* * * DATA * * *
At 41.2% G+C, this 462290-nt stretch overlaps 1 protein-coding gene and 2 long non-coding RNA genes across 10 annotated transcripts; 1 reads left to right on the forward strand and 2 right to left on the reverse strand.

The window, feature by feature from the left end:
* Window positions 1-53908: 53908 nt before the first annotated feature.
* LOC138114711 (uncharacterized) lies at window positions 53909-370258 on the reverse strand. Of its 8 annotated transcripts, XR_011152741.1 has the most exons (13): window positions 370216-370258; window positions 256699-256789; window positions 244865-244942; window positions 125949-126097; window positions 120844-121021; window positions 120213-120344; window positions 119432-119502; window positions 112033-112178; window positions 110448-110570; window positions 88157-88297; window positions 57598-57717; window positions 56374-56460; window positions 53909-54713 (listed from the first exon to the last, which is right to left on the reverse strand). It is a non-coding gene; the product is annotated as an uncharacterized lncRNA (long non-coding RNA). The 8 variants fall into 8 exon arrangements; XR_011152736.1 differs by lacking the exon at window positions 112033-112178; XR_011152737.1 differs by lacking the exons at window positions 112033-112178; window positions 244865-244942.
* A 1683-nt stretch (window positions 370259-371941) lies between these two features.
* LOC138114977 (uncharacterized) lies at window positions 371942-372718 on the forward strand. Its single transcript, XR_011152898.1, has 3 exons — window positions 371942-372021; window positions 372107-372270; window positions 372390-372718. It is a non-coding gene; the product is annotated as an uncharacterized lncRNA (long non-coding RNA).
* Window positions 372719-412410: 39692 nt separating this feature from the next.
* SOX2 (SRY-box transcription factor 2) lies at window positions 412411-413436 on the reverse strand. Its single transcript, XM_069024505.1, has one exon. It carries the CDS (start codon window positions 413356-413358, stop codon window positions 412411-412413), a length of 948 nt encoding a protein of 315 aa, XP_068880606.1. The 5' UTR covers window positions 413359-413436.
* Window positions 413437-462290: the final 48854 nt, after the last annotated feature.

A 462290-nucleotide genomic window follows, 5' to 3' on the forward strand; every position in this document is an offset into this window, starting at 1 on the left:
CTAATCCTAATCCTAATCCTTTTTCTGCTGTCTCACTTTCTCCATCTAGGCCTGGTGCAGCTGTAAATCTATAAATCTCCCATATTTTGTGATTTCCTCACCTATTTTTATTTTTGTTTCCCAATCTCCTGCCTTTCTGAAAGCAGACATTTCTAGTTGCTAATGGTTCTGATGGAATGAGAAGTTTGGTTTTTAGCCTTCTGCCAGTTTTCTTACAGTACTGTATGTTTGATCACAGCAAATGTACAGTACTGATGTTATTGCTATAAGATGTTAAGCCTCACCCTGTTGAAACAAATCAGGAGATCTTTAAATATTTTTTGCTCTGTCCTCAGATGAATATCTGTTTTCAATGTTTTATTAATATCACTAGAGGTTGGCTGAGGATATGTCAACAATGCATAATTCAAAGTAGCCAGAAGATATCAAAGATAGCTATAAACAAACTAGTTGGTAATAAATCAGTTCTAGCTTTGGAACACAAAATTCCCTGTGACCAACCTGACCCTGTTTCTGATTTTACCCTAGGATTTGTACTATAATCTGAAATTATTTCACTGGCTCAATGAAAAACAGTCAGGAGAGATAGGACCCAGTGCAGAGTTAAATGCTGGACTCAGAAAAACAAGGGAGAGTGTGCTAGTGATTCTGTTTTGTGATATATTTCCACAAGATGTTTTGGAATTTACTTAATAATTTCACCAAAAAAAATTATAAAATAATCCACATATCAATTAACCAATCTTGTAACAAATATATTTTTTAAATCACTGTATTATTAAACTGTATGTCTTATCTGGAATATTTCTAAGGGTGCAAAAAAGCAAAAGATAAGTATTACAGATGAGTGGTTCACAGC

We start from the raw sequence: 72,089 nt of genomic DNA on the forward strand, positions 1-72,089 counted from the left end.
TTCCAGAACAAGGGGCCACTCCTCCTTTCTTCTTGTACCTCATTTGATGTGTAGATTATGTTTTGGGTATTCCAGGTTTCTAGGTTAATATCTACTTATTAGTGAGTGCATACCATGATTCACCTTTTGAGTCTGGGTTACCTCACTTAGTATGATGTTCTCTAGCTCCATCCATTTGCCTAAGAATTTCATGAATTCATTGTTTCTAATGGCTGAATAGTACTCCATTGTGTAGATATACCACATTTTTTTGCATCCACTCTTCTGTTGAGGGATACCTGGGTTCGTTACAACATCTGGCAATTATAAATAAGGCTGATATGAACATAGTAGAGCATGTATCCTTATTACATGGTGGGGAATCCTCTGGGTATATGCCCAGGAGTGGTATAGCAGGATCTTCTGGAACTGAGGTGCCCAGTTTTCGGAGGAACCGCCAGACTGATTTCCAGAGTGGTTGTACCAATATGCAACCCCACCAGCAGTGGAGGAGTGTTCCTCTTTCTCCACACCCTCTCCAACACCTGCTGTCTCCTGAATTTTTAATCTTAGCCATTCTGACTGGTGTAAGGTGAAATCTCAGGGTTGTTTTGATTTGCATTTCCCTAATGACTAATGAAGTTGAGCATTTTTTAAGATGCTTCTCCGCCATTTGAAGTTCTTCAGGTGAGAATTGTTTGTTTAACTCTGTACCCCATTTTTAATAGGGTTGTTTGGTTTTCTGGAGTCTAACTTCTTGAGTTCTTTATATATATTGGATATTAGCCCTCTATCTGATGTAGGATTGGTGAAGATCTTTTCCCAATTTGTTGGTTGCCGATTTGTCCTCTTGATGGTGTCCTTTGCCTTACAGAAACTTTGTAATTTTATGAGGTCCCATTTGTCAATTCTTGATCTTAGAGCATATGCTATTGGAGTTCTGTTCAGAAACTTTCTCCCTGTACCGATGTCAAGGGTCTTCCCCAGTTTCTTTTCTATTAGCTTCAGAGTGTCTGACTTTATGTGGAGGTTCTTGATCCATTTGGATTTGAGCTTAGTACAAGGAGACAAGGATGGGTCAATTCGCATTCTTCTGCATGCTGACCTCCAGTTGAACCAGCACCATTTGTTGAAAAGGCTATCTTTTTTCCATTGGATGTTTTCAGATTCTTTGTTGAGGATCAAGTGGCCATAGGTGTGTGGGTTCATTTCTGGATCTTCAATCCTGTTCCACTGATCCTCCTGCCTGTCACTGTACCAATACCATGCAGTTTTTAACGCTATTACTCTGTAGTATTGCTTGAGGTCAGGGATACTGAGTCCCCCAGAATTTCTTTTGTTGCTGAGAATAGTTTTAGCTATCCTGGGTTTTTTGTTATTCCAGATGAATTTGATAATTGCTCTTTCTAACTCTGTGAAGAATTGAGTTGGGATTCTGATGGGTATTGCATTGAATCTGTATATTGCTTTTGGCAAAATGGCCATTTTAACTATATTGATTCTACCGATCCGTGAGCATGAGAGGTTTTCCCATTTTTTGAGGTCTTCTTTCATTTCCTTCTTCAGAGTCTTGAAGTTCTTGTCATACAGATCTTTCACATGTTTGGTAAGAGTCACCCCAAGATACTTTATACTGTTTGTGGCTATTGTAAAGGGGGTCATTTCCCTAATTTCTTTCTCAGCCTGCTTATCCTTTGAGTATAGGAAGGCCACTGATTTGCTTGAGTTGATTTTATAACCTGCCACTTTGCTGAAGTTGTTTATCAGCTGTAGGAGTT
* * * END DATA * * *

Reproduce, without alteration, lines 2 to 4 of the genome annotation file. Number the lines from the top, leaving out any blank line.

The window, feature by feature from the left end:
* Window positions 1-53908: 53908 nt before the first annotated feature.
* LOC138114711 (uncharacterized) lies at window positions 53909-370258 on the reverse strand. Of its 8 annotated transcripts, XR_011152741.1 has the most exons (13): window positions 370216-370258; window positions 256699-256789; window positions 244865-244942; window positions 125949-126097; window positions 120844-121021; window positions 120213-120344; window positions 119432-119502; window positions 112033-112178; window positions 110448-110570; window positions 88157-88297; window positions 57598-57717; window positions 56374-56460; window positions 53909-54713 (listed from the first exon to the last, which is right to left on the reverse strand). It is a non-coding gene; the product is annotated as an uncharacterized lncRNA (long non-coding RNA). The 8 variants fall into 8 exon arrangements; XR_011152736.1 differs by lacking the exon at window positions 112033-112178; XR_011152737.1 differs by lacking the exons at window positions 112033-112178; window positions 244865-244942.